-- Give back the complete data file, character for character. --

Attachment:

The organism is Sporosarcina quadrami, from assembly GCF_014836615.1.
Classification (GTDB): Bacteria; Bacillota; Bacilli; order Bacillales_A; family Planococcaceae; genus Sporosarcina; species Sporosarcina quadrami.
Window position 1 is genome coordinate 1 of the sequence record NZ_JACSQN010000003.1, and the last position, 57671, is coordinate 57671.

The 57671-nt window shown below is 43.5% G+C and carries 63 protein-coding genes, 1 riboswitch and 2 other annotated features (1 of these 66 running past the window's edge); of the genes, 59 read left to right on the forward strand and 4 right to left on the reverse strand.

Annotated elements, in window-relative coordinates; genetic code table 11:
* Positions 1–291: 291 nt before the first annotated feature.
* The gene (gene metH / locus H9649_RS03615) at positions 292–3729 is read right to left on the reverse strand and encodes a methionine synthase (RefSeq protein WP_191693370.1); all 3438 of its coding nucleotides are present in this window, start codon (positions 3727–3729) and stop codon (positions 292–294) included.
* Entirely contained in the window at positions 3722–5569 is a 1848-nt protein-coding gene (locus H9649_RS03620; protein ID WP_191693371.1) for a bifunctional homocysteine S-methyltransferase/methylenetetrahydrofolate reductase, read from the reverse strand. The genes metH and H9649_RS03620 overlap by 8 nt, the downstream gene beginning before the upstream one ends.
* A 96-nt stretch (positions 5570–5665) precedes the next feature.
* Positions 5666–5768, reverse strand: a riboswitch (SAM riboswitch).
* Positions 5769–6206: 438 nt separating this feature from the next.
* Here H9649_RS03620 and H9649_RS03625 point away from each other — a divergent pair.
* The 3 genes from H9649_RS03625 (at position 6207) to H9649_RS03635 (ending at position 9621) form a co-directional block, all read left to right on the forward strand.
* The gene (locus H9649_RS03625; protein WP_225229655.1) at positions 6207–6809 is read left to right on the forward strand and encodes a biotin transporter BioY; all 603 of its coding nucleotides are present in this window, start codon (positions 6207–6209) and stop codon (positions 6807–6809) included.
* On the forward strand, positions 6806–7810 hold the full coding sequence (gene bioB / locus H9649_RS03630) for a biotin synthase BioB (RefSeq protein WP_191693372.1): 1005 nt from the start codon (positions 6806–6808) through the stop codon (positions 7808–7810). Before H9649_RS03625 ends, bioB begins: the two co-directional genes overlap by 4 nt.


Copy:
The organism is Sporosarcina quadrami, from assembly GCF_014836615.1.
Classification (GTDB): Bacteria; Bacillota; Bacilli; order Bacillales_A; family Planococcaceae; genus Sporosarcina; species Sporosarcina quadrami.
Window position 1 is genome coordinate 1 of the sequence record NZ_JACSQN010000003.1, and the last position, 57671, is coordinate 57671.

The 57671-nt window shown below is 43.5% G+C and carries 63 protein-coding genes, 1 riboswitch and 2 other annotated features (1 of these 66 running past the window's edge); of the genes, 59 read left to right on the forward strand and 4 right to left on the reverse strand.

Annotated elements, in window-relative coordinates; genetic code table 11:
* Positions 1–291: 291 nt before the first annotated feature.
* The gene (gene metH / locus H9649_RS03615) at positions 292–3729 is read right to left on the reverse strand and encodes a methionine synthase (RefSeq protein WP_191693370.1); all 3438 of its coding nucleotides are present in this window, start codon (positions 3727–3729) and stop codon (positions 292–294) included.
* Entirely contained in the window at positions 3722–5569 is a 1848-nt protein-coding gene (locus H9649_RS03620; protein ID WP_191693371.1) for a bifunctional homocysteine S-methyltransferase/methylenetetrahydrofolate reductase, read from the reverse strand. The genes metH and H9649_RS03620 overlap by 8 nt, the downstream gene beginning before the upstream one ends.
* A 96-nt stretch (positions 5570–5665) precedes the next feature.
* Positions 5666–5768, reverse strand: a riboswitch (SAM riboswitch).
* Positions 5769–6206: 438 nt separating this feature from the next.
* Here H9649_RS03620 and H9649_RS03625 point away from each other — a divergent pair.
* The 3 genes from H9649_RS03625 (at position 6207) to H9649_RS03635 (ending at position 9621) form a co-directional block, all read left to right on the forward strand.
* The gene (locus H9649_RS03625; protein WP_225229655.1) at positions 6207–6809 is read left to right on the forward strand and encodes a biotin transporter BioY; all 603 of its coding nucleotides are present in this window, start codon (positions 6207–6209) and stop codon (positions 6807–6809) included.
* On the forward strand, positions 6806–7810 hold the full coding sequence (gene bioB / locus H9649_RS03630) for a biotin synthase BioB (RefSeq protein WP_191693372.1): 1005 nt from the start codon (positions 6806–6808) through the stop codon (positions 7808–7810). Before H9649_RS03625 ends, bioB begins: the two co-directional genes overlap by 4 nt.